James SPEET and Ernest Sims, Plaintiffs–Appellees, v. Bill SCHUETTE, Defendant–Appellant.
This appeal involves a facial challenge to the constitutionality, under the First and Fourteenth Amendments to the United States Constitution, of a Michigan statute that criminalizes begging. This appeal poses two issues. The first issue is whether begging is a form of solicitation that the First Amendment protects. We hold that it is. The second issue is whether, as the district court concluded, the statute violates—on its face—the First Amendment. We agree with the district court that it does. Michigan's anti-begging statute cannot withstand facial attack because it prohibits a substantial amount of solicitation, an activity that the First Amendment protects, but allows other solicitation based on content. Therefore, we AFFIRM the district court's judgment.
The Michigan anti-begging statute at issue in this case has existed since at least 1929. Mich. Comp. Laws § 900 (1929). The statute provides that “[a] person is a disorderly person if the person is any of the following: ․ (h) A person found begging in a public place.” Mich. Comp. Laws Ann. § 750.167(1)(h) (West 2013). The statute criminalizes begging. A person convicted under section 750.167(1)(h) is “guilty of a misdemeanor punishable by imprisonment for not more than 90 days or a fine of not more than $500.00, or both.” Mich. Comp. Laws Ann. § 750.168(1) (West 2013). According to the record, the police department in Grand Rapids, Michigan recorded four-hundred and nine reports of incidents of police enforcing this anti-begging ordinance from 2008–2011.
Among those whom the Grand Rapids police arrested under the anti-begging ordinance are the plaintiffs: James Speet and Ernest Sims, two homeless adult residents of Grand Rapids, Michigan. In January 2011, Speet was arrested for begging in Grand Rapids. He was holding a sign saying: “Cold and Hungry, God Bless.” The police gave Speet an appearance ticket, and he pleaded guilty to the charge. Unable to pay the $198 fine, Speet spent four days in jail. Then, in June 2011, Speet was holding a sign that said, “Need Job, God Bless,” while standing between a sidewalk and a street in Grand Rapids. The Grand Rapids police again arrested him for begging. After Speet secured pro bono counsel, the prosecution dismissed the begging charge.
On July 4, 2011, Sims needed money for bus fare, and asked a person on the street: “Can you spare a little change?” A Grand Rapids police officer witnessed Sims asking for change and immediately arrested him. After Sims, a veteran, requested that he not be taken to jail because it was the Fourth of July, the officer agreed to give him an appearance ticket. Later, Sims appeared without counsel in court on the begging charge. He pleaded guilty and was sentenced to pay a fine of $100. Speet and Sims are not the only people that have been fined or jailed under Michigan's anti-begging statute. The Grand Rapids Police Department, during 2008–2011, initiated three-hundred and ninety-nine cases by arresting or citing people for begging.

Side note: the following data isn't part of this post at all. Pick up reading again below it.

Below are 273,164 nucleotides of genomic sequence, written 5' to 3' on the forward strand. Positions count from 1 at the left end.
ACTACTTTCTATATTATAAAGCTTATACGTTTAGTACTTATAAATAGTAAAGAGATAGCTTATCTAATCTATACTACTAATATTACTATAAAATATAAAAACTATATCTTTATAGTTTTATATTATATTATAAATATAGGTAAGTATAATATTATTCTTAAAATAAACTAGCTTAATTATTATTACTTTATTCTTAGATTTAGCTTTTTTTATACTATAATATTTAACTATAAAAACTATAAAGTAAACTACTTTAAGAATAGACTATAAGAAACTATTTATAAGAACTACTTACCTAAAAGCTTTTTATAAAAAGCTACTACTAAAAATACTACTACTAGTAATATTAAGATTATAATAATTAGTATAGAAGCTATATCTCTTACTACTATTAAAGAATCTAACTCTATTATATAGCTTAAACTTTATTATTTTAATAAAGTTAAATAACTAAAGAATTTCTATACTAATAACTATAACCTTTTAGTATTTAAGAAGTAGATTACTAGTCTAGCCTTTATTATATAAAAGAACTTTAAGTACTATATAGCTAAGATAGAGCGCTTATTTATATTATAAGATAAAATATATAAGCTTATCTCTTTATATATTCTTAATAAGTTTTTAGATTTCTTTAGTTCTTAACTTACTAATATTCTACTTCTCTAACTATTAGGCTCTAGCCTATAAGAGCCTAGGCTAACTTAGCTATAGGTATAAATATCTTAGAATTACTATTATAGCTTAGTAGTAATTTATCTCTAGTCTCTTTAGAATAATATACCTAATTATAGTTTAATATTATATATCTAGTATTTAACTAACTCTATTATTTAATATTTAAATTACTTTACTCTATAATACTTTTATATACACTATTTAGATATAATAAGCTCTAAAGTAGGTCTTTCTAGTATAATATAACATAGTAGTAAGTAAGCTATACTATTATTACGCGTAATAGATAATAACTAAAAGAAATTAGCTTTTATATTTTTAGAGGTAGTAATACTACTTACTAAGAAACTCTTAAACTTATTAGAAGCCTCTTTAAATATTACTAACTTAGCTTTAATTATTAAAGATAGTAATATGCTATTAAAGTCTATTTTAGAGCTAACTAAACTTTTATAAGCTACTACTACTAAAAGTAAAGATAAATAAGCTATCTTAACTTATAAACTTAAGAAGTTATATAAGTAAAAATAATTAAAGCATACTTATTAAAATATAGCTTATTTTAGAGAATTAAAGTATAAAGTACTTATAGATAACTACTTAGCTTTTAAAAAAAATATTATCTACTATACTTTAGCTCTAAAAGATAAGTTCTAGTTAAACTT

Speet and Sims sued Michigan Attorney General Bill Schuette, the City of Grand Rapids, and several of its police officers for declaratory and injunctive relief, alleging that Michigan's anti-begging statute violated—both facially and as applied—the First Amendment and the Fourteenth Amendment's Equal Protection Clause.
The complaint's first count asserted that Michigan's anti-begging law was “facially invalid under the First Amendment[;]” likewise, the complaint's third count asserted that Michigan's anti-begging law was “facially invalid under the Equal Protection Clause.” The complaint's second and fourth counts asserted that the statute violated the First and Fourteenth Amendments “as applied” to Speet and Sims.
Instead of moving for summary judgment on the as-applied claims, Speet and Sims moved for summary judgment on the facial claims. Speet v. Schuette, 889 F.Supp.2d 969, 972 (W.D.Mich.2012). Michigan also moved for summary judgment on these claims. Id. In a published opinion and order, the district court granted Speet's and Sims' motion for partial summary judgment. Id. at 980. Michigan Attorney General Bill Schuette filed a timely appeal.
We review de novo a district court's decision to grant summary judgment. Ohio Citizen Action v. City of Englewood, 671 F.3d 564, 569 (6th Cir.2012) (citing Dillon v. Cobra Power Corp., 560 F.3d 591, 595 (6th Cir.2009)). A district court properly grants summary judgment when “ ‘the pleadings, depositions, answers to interrogatories and admissions on file, together with the affidavits, if any, show that there is no genuine issue as to any material fact and that the moving party is entitled to judgment as a matter of law.’ “ Id. (quoting Estate of Smithers ex rel. Norris v. City of Flint, 602 F.3d 758, 761 (6th Cir.2010)). Here, the “parties agree[d] that there [was] no genuine issue of material fact regarding the facial challenge and that judgment as a matter of law [was] appropriate.” Speet, 889 F.Supp.2d at 972.
A facial challenge to a law's constitutionality is an effort “to invalidate the law in each of its applications, to take the law off the books completely.” Connection Distrib. Co. v. Holder, 557 F.3d 321, 335 (6th Cir.2009) (en banc); see also Vill. of Hoffman Estates v. Flipside, Hoffman Estates, Inc., 455 U.S. 489, 495, n. 5, 102 S.Ct. 1186, 71 L.Ed.2d 362 (1982) (“a ‘facial’ challenge ․ means a claim that the law is ‘invalid in toto—and therefore incapable of any valid application.’ “ (quoting Steffel v. Thompson, 415 U.S. 452, 474, 94 S.Ct. 1209, 39 L.Ed.2d 505 (1974))). In contrast to an as-applied challenge, which argues that a law is unconstitutional as enforced against the plaintiffs before the court, a facial challenge “is not an attempt to invalidate the law in a discrete setting but an effort ‘to leave nothing standing[.]’ “ Connection Distributing Co., 557 F.3d at 335 (en banc) (quoting Warshak v. United States, 532 F.3d 521, 528 (6th Cir.2008) (en banc)). Sustaining a facial attack to the constitutionality of a state law, as the district court did, is momentous and consequential. It is an “exceptional remedy.” Carey v. Wolnitzek, 614 F.3d 189, 201 (6th Cir.2010).